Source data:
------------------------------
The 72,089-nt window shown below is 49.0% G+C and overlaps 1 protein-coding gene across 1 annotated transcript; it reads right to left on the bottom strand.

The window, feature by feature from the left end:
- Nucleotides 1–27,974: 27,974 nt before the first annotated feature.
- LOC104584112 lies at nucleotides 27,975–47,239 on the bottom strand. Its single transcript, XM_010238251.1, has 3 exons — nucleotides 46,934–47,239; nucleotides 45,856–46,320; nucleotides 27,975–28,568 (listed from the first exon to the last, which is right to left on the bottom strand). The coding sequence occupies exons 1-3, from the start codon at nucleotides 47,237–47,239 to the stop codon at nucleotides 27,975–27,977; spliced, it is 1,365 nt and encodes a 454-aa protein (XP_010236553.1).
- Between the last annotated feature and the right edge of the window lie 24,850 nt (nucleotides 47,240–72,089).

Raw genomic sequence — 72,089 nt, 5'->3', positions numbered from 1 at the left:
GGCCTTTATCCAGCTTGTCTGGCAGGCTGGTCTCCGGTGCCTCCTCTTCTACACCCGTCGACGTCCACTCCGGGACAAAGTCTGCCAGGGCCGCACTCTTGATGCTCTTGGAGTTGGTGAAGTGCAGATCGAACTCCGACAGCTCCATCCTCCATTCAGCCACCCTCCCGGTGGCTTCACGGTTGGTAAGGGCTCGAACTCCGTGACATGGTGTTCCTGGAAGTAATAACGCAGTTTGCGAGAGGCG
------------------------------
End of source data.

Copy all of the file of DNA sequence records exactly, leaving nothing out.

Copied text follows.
The 72,089-nt window shown below is 49.0% G+C and overlaps 1 protein-coding gene across 1 annotated transcript; it reads right to left on the bottom strand.

The window, feature by feature from the left end:
- Nucleotides 1–27,974: 27,974 nt before the first annotated feature.
- LOC104584112 lies at nucleotides 27,975–47,239 on the bottom strand. Its single transcript, XM_010238251.1, has 3 exons — nucleotides 46,934–47,239; nucleotides 45,856–46,320; nucleotides 27,975–28,568 (listed from the first exon to the last, which is right to left on the bottom strand). The coding sequence occupies exons 1-3, from the start codon at nucleotides 47,237–47,239 to the stop codon at nucleotides 27,975–27,977; spliced, it is 1,365 nt and encodes a 454-aa protein (XP_010236553.1).
- Between the last annotated feature and the right edge of the window lie 24,850 nt (nucleotides 47,240–72,089).

Raw genomic sequence — 72,089 nt, 5'->3', positions numbered from 1 at the left:
GGCCTTTATCCAGCTTGTCTGGCAGGCTGGTCTCCGGTGCCTCCTCTTCTACACCCGTCGACGTCCACTCCGGGACAAAGTCTGCCAGGGCCGCACTCTTGATGCTCTTGGAGTTGGTGAAGTGCAGATCGAACTCCGACAGCTCCATCCTCCATTCAGCCACCCTCCCGGTGGCTTCACGGTTGGTAAGGGCTCGAACTCCGTGACATGGTGTTCCTGGAAGTAATAACGCAGTTTGCGAGAGGCG